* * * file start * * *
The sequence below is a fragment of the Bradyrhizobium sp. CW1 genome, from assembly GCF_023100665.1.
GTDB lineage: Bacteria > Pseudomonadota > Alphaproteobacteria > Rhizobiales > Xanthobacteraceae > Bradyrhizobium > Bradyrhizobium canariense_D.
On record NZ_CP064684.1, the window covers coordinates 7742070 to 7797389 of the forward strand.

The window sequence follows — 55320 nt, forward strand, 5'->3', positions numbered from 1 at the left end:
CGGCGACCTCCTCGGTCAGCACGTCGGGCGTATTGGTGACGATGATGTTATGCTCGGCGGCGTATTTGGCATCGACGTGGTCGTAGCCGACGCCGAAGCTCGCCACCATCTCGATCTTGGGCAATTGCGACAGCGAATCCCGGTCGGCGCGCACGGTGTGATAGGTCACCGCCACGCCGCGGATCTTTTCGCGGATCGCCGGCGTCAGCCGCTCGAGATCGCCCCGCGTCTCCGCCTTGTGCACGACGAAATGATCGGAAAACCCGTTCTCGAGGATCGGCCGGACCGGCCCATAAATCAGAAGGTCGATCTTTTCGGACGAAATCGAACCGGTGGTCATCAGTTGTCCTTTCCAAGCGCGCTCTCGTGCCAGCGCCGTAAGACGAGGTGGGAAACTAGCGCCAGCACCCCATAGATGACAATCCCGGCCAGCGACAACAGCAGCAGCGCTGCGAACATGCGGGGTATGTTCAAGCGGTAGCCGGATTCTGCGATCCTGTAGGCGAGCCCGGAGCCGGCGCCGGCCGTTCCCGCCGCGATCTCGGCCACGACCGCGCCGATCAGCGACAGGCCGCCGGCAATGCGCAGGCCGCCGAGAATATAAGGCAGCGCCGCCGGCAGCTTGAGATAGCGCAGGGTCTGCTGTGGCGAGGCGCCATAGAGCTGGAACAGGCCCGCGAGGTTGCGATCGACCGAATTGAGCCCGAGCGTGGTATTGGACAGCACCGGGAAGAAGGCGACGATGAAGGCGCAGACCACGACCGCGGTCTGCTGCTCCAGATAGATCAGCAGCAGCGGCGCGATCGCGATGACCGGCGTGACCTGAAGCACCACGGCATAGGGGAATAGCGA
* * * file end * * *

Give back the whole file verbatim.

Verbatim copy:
The sequence below is a fragment of the Bradyrhizobium sp. CW1 genome, from assembly GCF_023100665.1.
GTDB lineage: Bacteria > Pseudomonadota > Alphaproteobacteria > Rhizobiales > Xanthobacteraceae > Bradyrhizobium > Bradyrhizobium canariense_D.
On record NZ_CP064684.1, the window covers coordinates 7742070 to 7797389 of the forward strand.

The window sequence follows — 55320 nt, forward strand, 5'->3', positions numbered from 1 at the left end:
CGGCGACCTCCTCGGTCAGCACGTCGGGCGTATTGGTGACGATGATGTTATGCTCGGCGGCGTATTTGGCATCGACGTGGTCGTAGCCGACGCCGAAGCTCGCCACCATCTCGATCTTGGGCAATTGCGACAGCGAATCCCGGTCGGCGCGCACGGTGTGATAGGTCACCGCCACGCCGCGGATCTTTTCGCGGATCGCCGGCGTCAGCCGCTCGAGATCGCCCCGCGTCTCCGCCTTGTGCACGACGAAATGATCGGAAAACCCGTTCTCGAGGATCGGCCGGACCGGCCCATAAATCAGAAGGTCGATCTTTTCGGACGAAATCGAACCGGTGGTCATCAGTTGTCCTTTCCAAGCGCGCTCTCGTGCCAGCGCCGTAAGACGAGGTGGGAAACTAGCGCCAGCACCCCATAGATGACAATCCCGGCCAGCGACAACAGCAGCAGCGCTGCGAACATGCGGGGTATGTTCAAGCGGTAGCCGGATTCTGCGATCCTGTAGGCGAGCCCGGAGCCGGCGCCGGCCGTTCCCGCCGCGATCTCGGCCACGACCGCGCCGATCAGCGACAGGCCGCCGGCAATGCGCAGGCCGCCGAGAATATAAGGCAGCGCCGCCGGCAGCTTGAGATAGCGCAGGGTCTGCTGTGGCGAGGCGCCATAGAGCTGGAACAGGCCCGCGAGGTTGCGATCGACCGAATTGAGCCCGAGCGTGGTATTGGACAGCACCGGGAAGAAGGCGACGATGAAGGCGCAGACCACGACCGCGGTCTGCTGCTCCAGATAGATCAGCAGCAGCGGCGCGATCGCGATGACCGGCGTGACCTGAAGCACCACGGCATAGGGGAATAGCGA